Funny how you ignored ICC and maintenance obviously because those would demonstrate the high TCO of a Tesla.
     
  5. Salamander_King

    Salamander_King Senior Member

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    +1

    Most often the comparison of BEVs to conventional cars comes up with BEVs costing less to own. But that is usually the average cost of all BEVs and the average cost of all conventional cars. Or a comparison of two specific cars of similar MSRP using the MSRP as the cost of purchase. While PP is not a conventional car, it is exceptionally cheap to own and operate, especially when the large rebates and other incentives are included in the cost analysis.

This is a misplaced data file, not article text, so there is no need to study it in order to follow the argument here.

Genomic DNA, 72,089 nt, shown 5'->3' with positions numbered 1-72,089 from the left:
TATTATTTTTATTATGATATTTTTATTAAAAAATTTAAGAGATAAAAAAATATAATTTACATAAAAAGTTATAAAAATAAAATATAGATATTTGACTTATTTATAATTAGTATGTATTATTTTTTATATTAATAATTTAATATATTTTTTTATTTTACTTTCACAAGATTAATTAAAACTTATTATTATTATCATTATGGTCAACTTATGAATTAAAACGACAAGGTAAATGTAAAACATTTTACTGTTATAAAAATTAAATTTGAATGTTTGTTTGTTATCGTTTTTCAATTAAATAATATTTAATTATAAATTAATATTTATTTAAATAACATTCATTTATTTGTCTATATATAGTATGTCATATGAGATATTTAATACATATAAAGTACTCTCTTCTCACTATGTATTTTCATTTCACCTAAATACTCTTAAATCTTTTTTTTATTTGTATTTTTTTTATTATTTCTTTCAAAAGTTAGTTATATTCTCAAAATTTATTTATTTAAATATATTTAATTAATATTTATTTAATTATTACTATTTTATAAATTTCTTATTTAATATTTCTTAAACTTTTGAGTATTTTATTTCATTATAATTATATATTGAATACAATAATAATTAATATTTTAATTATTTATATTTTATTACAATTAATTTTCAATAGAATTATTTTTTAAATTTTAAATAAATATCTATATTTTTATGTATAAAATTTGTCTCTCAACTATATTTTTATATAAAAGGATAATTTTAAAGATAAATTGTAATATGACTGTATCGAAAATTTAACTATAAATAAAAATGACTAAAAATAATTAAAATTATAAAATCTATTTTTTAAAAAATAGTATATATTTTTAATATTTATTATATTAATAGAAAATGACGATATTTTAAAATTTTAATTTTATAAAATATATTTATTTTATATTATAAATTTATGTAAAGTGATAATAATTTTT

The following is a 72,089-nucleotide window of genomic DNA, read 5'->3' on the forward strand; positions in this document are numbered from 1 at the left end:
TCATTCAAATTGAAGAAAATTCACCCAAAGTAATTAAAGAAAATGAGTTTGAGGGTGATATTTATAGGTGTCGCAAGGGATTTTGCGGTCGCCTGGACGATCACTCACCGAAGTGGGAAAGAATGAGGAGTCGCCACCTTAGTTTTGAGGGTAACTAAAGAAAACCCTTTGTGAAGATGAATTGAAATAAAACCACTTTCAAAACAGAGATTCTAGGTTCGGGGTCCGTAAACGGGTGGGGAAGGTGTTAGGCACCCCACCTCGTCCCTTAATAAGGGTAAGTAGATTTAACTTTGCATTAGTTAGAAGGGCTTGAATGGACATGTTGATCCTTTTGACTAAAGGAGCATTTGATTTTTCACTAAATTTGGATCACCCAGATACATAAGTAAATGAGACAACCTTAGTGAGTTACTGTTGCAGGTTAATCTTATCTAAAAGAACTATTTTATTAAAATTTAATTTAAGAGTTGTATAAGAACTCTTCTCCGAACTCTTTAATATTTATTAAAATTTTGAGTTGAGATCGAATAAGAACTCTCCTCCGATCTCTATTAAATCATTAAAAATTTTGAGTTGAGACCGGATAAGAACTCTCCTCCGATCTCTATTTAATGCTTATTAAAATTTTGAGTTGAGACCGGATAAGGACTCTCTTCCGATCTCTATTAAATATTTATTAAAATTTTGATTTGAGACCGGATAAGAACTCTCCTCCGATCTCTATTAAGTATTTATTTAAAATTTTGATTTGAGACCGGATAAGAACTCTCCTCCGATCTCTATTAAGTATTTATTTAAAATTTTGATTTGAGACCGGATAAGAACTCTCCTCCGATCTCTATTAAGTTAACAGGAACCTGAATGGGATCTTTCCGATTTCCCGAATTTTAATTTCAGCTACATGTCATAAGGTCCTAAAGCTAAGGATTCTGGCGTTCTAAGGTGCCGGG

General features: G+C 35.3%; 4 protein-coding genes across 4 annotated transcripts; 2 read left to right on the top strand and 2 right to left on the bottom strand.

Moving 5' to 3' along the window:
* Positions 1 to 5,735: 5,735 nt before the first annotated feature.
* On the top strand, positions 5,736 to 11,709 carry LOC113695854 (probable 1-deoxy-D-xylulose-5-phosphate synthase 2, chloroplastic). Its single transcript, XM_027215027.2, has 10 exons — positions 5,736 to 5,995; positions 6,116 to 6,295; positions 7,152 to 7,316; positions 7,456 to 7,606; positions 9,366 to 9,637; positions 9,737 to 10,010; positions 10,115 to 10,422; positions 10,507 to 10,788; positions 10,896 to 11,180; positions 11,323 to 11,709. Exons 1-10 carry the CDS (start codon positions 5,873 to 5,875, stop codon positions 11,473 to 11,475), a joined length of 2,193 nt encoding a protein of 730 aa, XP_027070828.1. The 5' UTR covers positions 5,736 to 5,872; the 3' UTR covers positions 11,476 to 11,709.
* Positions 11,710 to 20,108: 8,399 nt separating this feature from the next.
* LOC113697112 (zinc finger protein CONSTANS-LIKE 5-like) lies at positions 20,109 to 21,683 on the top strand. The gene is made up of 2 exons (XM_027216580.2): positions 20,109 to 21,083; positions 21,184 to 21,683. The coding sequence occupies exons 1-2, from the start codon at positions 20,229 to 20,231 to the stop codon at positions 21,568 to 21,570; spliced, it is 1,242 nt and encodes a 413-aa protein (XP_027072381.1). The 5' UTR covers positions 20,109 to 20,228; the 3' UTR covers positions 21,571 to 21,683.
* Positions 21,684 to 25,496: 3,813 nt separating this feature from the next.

Starting from my first hybrid car 2008 Honda Civic Hybrid purchase, I have been keeping very detailed logs of costs associated with owning and operating cars. Those costs include not only the initial purchasing cost, but also tax, registration, insurance, maintenance, repair, fuel, and resale value if sold or traded in. 2008 HCH which was purchased used had much less initial cost compared to the subsequently purchased new cars, 2015 Gen3 Two, 2017 PP Premium, 2020 PP LE, and most recently 2021 PP Ltd. Guess which one of the five cars cost the most? It was Gen3. It cost most because it was purchased new, had no incentive, no tax credit, while it had very little maintenance, the resale value was not as good as PP. The second expensive car was used HCH that was driven to 150K of which ~83K was during my ownership until it was totaled. The third expensive car was the 2017 PP Premium, but the cost was mostly operational cost. The trade-in value was basically the purchasing cost. For 2020 PP, I ended up with a net profit even after all the operational costs were counted. For the current 2021 PP, if I trade it right now at KBB value, I would gain a net profit of ~$6,000, meaning my operating cost is -$1.672/mile. Yep, minus in front means on average one mile I have driven this car, I made a profit of $1.672.